Africa > Nigeria

You are looking at 1 - 10 of 29 items for :

  • Type: Journal Issue x
  • Monetary policy x
Clear All Modify Search
International Monetary Fund. African Dept.
Niger’s new government developed an ambitious reform agenda in the face of daunting challenges. The previous ECF-supported program was able to preserve macroeconomic stability and implement some key PFM reforms, notwithstanding the pandemic. However, progress on revenue mobilization was more limited, reflecting capacity constraints and a challenging environment. For the new government to achieve its development goals, it will have to overcome deep-seated social and political divisions and a deteriorating regional security situation. Enhanced reforms and the advent of oil exports over the medium-term offer hope that greater domestic resources can be marshalled to accelerate growth and poverty reduction.
International Monetary Fund. African Dept.
The economy is recovering from a historic downturn thanks to policy support, rebounding oil prices and international financial assistance. Benefiting from the authorities’ pro-active approach, COVID-19 infection rates and fatalities have been contained. With higher oil prices and the country entering into the 2023 Presidential election cycle, there are risks of delays in much needed fiscal and exchange rate reforms. Macroeconomic and structural policies should build confidence and ensure a robust exit from the crisis.
International Monetary Fund. African Dept.
Niger’s new government developed an ambitious reform agenda in the face of daunting challenges. The previous ECF-supported program was able to preserve macroeconomic stability and implement some key PFM reforms, notwithstanding the pandemic. However, progress on revenue mobilization was more limited, reflecting capacity constraints and a challenging environment. For the new government to achieve its development goals, it will have to overcome deep-seated social and political divisions and a deteriorating regional security situation. Enhanced reforms and the advent of oil exports over the medium-term offer hope that greater domestic resources can be marshalled to accelerate growth and poverty reduction.
International Monetary Fund. Strategy, Policy, & Review Department
The coverage of risks has become more systematic since the Global Financial Crisis (GFC): staff reports now regularly identify major risks and provide an assessment of their likelihood and economic impact, summarized in Risk Assessment Matrices (RAM). But still limited attention is paid to the range of possible outcomes. Also, risk identification is useful only so much as to inform policy design to preemptively respond to relevant risks and/or better prepare for them. In this regard, policy recommendations in surveillance could be richer in considering various risk management approaches. To this end, progress is needed on two dimensions: • Increasing emphasis on the range of potential outcomes to improve policy design. • Encouraging more proactive policy advice on how to manage risks. Efforts should continue to leverage internal and external resources to support risk analysis and advice in surveillance.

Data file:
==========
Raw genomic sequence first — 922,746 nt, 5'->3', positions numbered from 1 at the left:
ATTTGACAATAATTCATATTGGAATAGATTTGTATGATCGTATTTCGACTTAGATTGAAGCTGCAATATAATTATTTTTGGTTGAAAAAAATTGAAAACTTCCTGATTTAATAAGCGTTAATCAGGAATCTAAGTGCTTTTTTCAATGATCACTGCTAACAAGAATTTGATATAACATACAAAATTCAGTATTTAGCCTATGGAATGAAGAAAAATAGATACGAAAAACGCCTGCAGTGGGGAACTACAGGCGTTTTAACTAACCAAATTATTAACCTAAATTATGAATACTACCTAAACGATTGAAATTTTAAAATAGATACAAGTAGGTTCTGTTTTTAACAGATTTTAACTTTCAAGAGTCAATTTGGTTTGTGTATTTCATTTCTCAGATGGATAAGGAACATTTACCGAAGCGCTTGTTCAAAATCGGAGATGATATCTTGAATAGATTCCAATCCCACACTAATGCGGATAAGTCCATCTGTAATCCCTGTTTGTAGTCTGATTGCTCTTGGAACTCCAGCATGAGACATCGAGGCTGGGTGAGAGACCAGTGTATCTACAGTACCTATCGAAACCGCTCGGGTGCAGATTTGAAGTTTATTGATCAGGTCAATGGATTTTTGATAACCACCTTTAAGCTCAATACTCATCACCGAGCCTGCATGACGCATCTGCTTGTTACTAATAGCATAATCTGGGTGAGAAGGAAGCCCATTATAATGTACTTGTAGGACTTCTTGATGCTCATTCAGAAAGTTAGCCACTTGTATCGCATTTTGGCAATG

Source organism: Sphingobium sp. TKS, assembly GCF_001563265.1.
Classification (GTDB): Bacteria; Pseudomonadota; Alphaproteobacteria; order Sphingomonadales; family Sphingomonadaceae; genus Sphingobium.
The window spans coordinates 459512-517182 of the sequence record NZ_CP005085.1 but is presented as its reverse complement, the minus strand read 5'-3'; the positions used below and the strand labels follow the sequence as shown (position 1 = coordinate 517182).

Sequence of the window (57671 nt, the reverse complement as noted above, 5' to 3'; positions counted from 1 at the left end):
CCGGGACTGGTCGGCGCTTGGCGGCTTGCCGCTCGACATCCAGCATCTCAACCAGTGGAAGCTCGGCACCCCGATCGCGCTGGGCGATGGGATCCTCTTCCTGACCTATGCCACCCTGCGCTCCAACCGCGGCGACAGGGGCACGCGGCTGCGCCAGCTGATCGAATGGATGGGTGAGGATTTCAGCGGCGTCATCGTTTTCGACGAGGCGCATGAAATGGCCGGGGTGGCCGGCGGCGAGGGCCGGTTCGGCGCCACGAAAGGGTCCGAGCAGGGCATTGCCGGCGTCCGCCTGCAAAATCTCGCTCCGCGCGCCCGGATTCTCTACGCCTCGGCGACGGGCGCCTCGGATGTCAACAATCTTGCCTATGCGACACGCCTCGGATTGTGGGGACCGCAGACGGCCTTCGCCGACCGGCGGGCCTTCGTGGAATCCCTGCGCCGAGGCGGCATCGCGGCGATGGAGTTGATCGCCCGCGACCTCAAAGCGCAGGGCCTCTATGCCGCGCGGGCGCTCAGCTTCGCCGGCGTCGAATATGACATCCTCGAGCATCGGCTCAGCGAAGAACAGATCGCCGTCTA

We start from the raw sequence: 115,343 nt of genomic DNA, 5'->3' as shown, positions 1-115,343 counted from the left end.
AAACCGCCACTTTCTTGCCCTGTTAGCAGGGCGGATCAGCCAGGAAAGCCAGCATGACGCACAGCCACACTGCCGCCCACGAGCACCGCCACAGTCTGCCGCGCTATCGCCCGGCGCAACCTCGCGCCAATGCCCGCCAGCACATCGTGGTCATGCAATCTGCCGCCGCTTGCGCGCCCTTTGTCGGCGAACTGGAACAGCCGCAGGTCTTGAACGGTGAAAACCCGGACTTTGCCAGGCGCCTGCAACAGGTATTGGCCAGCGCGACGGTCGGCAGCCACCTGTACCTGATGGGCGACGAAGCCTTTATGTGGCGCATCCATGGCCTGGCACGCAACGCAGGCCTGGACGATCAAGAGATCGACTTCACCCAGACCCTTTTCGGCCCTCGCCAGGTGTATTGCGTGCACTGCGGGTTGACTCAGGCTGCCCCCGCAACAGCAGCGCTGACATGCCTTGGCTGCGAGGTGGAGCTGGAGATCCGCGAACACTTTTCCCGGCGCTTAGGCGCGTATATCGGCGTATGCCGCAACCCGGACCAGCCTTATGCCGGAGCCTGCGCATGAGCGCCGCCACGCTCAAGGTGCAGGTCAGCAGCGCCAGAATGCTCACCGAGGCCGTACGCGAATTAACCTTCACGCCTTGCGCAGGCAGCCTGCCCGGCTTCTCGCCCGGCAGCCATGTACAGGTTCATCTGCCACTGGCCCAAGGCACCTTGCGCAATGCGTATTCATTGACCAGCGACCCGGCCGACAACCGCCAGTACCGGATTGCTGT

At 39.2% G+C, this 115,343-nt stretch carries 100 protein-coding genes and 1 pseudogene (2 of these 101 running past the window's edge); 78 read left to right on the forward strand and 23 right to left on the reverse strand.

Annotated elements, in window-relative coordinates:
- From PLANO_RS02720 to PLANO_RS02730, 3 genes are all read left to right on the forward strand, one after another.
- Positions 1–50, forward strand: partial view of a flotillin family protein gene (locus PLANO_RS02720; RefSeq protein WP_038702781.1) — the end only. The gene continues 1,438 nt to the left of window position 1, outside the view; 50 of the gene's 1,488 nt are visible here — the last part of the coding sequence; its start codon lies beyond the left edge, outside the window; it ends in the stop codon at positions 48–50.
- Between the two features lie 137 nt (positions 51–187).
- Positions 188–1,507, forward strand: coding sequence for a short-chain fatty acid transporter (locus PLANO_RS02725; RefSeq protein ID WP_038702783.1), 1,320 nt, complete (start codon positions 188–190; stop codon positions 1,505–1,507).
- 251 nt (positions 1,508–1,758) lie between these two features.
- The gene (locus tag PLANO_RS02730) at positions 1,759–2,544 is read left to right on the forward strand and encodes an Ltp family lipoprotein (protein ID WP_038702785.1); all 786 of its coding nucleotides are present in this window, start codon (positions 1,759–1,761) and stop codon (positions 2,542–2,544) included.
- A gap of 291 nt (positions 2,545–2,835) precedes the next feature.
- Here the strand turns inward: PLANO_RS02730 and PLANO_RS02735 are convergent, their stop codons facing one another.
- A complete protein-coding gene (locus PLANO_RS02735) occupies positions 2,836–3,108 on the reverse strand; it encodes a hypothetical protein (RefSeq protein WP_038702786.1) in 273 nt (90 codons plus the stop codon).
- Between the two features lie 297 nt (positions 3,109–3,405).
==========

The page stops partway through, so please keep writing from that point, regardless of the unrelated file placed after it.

Hites Ahir, Hendre Garbers, Mattia Coppo, Mr. Giovanni Melina, Mr. Futoshi Narita, Ms. Filiz D Unsal, Vivian Malta, Xin Tang, Daniel Gurara, Luis-Felipe Zanna, Linda G. Venable, Mr. Kangni R Kpodar, and Mr. Chris Papageorgiou
Despite strong economic growth since 2000, many low-income countries (LICs) still face numerous macroeconomic challenges, even prior to the COVID-19 pandemic. Despite the deceleration in real GDP growth during the 2008 global financial crisis, LICs on average saw 4.5 percent of real GDP growth during 2000 to 2014, making progress in economic convergence toward higher-income countries. However, the commodity price collapse in 2014–15 hit many commodity-exporting LICs and highlighted their vulnerabilities due to the limited extent of economic diversification. Furthermore, LICs are currently facing a crisis like no other—COVID-19, which requires careful policymaking to save lives and livelihoods in LICs, informed by policy debate and thoughtful research tailored to the COVID-19 situation. There are also other challenges beyond COVID-19, such as climate change, high levels of public debt burdens, and persistent structural issues.
International Monetary Fund. African Dept.
The Nigerian economy is at a critical juncture. A weak pre-crisis economy characterized by falling per capita income, double-digit inflation, significant governance vulnerabilities and limited buffers, is grappling with multiple shocks from the COVID-19 pandemic. Real output is projected to contract by 3.2 percent in 2020, with a weak recovery likely to keep per capita income stagnant and no higher than the 2010 level in the medium term. Policy adjustment and reforms are urgently needed to navigate this crisis and change the long-running lackluster course.